PLAYING IN THE LIGHT

it is our choice what kind of world we live in. we can suffer in the darkness or play in the light. we can be angry, frightened and enslaved, or loving, joyous and free.

Of Mark Driscoll and Michael Gungor.

Olympia, Washington

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The many recent headlines made by Seattle pastor Mark Driscoll and to a much lesser degree, musician Michael Gungor, make me both sad and disappointed, and as you might expect got me thinking.

For the few of you who don’t know the Driscoll story, where have you been? He has been variously accused of abusing staff, plagiarism, lying, wasting church money, being mouthy and vulgar and who knows what else. Apparently staff is defecting and thousands are abandoning ship, taking their dollars with them. Life for the Driscoll family has to be sideways. The truth is being sorted out and who knows where or how it ends.

Michael Gungor, along with his wife Lisa, is an extraordinary (IMO) artist, musician, pastor from the Denver area, who made the “huge mistake” of stating some opinions about science, Jesus etc that run contrary to how a vocal wing of Christendom views them, and he paid a huge media price for his views. Some suggested, that God has a not so nice place reserved for Michael, because of his opinions. Concerts have been cancelled and life has been seriously disrupted for a young family.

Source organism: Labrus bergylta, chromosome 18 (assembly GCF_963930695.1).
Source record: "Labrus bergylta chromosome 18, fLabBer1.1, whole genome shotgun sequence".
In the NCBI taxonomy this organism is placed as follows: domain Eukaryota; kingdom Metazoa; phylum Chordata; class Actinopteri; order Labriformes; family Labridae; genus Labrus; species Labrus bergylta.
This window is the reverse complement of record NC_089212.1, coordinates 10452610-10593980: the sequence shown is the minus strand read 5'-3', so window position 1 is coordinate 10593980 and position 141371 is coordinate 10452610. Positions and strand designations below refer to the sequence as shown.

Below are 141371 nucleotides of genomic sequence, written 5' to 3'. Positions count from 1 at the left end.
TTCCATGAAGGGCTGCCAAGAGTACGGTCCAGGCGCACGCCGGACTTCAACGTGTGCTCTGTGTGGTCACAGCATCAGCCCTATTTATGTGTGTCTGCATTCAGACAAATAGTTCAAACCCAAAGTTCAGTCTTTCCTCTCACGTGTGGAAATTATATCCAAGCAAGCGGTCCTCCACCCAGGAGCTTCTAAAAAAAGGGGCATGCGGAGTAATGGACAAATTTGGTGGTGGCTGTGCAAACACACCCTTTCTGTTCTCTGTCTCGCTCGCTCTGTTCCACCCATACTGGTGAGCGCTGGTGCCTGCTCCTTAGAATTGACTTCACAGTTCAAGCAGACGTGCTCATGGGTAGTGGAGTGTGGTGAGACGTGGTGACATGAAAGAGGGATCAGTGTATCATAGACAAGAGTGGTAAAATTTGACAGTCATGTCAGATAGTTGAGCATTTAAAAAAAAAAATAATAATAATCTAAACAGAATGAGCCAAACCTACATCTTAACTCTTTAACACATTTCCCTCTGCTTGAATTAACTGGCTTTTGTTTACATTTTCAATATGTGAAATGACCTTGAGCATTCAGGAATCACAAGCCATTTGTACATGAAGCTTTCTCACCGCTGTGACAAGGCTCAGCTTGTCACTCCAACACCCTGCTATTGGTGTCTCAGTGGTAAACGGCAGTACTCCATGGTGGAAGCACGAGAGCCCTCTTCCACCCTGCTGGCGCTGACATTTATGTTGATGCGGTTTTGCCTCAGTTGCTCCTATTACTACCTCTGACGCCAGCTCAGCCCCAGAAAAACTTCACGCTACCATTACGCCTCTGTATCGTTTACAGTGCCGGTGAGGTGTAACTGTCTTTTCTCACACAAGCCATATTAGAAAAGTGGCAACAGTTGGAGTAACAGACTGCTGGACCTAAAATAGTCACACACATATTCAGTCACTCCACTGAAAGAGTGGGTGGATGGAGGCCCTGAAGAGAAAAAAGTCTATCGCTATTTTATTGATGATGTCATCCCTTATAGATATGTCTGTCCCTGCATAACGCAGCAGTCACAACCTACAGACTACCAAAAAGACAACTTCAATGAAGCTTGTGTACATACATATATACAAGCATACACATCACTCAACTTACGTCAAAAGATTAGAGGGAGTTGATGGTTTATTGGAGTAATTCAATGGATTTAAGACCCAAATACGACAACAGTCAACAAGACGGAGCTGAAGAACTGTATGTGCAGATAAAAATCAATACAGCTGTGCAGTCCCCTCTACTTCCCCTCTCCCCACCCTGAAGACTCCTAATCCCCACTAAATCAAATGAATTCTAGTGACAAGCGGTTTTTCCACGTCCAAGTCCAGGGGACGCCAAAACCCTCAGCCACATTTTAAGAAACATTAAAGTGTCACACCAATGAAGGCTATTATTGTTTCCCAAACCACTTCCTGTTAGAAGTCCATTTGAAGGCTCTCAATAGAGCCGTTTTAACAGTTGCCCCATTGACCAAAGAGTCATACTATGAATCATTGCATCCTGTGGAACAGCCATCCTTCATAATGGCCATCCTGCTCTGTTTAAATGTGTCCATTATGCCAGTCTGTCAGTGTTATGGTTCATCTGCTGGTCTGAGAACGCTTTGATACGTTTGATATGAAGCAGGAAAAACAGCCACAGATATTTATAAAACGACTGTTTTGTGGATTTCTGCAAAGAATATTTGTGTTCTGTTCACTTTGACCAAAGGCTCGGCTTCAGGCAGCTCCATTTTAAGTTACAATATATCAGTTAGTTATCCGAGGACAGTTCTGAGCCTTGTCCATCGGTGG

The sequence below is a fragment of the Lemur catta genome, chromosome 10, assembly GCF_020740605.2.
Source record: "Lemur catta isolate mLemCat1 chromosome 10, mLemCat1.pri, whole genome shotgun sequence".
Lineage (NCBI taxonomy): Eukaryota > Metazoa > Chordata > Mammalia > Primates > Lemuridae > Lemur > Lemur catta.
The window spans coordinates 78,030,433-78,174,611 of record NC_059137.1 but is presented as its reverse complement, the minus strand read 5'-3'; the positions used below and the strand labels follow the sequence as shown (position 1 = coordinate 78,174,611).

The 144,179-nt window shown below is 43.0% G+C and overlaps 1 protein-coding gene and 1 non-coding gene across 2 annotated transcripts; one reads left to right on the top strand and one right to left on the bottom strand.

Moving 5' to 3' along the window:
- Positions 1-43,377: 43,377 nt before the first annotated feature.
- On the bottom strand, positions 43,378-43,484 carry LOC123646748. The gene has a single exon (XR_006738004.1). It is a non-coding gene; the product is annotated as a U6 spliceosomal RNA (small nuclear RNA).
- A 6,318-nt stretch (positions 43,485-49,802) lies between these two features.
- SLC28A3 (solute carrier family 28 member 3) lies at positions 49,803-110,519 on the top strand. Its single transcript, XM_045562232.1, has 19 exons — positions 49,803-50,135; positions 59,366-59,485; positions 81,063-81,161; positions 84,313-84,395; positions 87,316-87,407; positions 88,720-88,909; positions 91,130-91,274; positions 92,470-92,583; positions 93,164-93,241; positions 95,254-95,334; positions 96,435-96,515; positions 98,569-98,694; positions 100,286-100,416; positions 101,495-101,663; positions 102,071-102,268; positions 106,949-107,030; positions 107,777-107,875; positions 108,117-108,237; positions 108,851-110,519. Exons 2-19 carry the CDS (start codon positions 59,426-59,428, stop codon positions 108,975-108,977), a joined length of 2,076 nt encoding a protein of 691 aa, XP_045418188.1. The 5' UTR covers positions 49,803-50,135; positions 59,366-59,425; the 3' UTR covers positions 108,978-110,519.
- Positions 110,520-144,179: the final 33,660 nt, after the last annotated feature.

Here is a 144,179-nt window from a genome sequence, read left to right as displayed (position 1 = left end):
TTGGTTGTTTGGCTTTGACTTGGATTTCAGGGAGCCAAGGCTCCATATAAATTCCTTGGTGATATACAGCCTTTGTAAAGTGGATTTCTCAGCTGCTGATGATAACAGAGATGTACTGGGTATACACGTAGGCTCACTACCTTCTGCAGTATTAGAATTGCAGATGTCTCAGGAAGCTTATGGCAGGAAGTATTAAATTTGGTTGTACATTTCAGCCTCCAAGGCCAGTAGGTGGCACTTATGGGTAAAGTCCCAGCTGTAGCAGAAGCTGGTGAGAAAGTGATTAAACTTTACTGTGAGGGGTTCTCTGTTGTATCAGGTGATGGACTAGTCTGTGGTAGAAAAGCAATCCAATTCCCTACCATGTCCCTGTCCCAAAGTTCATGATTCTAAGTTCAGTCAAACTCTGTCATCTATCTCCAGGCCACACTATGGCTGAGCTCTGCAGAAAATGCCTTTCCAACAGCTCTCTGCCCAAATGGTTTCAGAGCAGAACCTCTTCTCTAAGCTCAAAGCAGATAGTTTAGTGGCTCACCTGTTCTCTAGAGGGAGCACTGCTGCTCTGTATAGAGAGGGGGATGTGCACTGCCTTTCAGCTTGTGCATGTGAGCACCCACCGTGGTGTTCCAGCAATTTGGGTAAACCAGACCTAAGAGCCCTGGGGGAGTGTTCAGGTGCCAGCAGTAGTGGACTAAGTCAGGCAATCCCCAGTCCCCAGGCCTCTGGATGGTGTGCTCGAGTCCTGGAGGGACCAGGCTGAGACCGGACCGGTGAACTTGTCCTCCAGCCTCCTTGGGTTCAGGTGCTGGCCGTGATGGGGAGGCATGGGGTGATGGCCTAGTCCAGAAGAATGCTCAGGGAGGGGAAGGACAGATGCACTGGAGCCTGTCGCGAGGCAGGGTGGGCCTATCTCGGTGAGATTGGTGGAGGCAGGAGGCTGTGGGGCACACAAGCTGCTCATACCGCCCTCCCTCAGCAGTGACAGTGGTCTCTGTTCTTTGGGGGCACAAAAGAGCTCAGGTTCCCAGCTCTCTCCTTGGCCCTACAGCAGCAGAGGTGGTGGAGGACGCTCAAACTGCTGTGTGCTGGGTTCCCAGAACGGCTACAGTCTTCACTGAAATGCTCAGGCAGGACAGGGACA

Though the issues around these men’s lives are not the same, they are representative of some pretty crazy times in the “Christian” world.  

What the h, e, double hockey sticks, is going on (I’m kind of afraid to write out the word)? As usual I have some thoughts:

1. First and obviously, we live in a media saturated culture where anybody and everybody’s opinion can be shared wantonly and inconsequently with anyone who shares a friend or follow status with the sharer. Bloggers like me can get more hits if we tag our stuff with high profile names and stories.  Want to increase your readership? Use the word sex or Driscoll in the title and you are assured of a good day in the blogosphere. It’s the way it is. No one is accountable to anyone for what they write or say.  Me included. So we rip it up and rip each other up.

2. Passing judgement is a christian sport. For some sick reason we love to kick people when they are down or say something we think is heresy. Yes, we are called to judge things, as to their value for our life and if they are of Jesus. I judge for me, you judge for you. We may or may not come down on the same side, but that is just fine because judging for another is not our responsibility.

On the other hand, passing judgement is just plain wrong and it is not the same thing as judging for yourself about rightness or wrongness. Passing judgement is deciding that another person is a reprobate for what they do, believe, think or don’t and determining their value as a person and Christian based on what we think we know about them.

Michael Gungor gets to believe and say whatever he wants to. We get to judge if we want to buy his albums, go to his concerts, read his blog or whatever. Our choice. But I don’t think we get to rip him to shreds and condemn him to hell because we don’t agree.